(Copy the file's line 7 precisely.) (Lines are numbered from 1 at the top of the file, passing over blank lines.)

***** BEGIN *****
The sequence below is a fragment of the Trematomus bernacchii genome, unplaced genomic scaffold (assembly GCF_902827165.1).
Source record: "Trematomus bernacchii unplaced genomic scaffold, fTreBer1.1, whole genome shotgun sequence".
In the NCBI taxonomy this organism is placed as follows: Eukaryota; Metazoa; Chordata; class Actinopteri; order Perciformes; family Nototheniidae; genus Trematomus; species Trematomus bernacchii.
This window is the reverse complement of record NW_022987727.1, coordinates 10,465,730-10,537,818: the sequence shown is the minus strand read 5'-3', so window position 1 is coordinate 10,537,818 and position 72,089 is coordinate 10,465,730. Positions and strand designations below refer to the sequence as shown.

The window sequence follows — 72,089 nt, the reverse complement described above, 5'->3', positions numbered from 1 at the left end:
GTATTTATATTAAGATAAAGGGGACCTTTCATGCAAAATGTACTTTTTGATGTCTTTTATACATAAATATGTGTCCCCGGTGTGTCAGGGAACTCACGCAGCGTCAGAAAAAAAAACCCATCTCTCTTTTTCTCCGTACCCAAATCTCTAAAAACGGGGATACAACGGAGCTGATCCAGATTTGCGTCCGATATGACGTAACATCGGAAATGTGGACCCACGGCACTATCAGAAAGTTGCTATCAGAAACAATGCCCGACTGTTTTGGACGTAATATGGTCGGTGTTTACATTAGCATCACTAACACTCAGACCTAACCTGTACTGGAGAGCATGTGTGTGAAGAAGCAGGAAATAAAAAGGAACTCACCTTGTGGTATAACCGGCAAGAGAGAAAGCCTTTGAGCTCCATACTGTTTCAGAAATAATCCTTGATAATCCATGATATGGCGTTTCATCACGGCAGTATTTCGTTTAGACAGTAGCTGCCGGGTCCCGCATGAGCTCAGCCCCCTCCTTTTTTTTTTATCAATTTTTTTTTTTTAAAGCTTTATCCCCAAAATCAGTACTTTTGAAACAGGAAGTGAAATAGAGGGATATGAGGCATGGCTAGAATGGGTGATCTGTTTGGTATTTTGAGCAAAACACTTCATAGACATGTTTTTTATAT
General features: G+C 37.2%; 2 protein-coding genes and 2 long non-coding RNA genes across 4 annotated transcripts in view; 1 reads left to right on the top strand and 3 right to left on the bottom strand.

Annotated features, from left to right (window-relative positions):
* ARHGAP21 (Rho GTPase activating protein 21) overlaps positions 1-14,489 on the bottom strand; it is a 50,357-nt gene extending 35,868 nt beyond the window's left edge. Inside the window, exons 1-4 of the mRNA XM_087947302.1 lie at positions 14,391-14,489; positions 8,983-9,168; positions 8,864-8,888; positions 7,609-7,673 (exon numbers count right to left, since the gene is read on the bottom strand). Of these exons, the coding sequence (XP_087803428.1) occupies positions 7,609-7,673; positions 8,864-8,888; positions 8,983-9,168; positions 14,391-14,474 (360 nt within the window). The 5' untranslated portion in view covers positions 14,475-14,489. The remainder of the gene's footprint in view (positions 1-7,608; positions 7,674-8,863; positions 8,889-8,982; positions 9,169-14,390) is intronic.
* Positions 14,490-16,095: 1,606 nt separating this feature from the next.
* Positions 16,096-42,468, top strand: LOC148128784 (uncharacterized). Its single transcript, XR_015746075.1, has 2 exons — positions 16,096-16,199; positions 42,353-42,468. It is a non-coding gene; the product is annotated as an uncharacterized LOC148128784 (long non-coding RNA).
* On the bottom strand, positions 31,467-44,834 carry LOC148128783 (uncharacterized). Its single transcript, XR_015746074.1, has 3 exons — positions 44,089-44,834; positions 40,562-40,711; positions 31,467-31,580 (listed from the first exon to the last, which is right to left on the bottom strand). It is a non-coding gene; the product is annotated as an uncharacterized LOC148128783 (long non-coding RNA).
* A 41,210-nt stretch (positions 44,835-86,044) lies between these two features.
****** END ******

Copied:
General features: G+C 37.2%; 2 protein-coding genes and 2 long non-coding RNA genes across 4 annotated transcripts in view; 1 reads left to right on the top strand and 3 right to left on the bottom strand.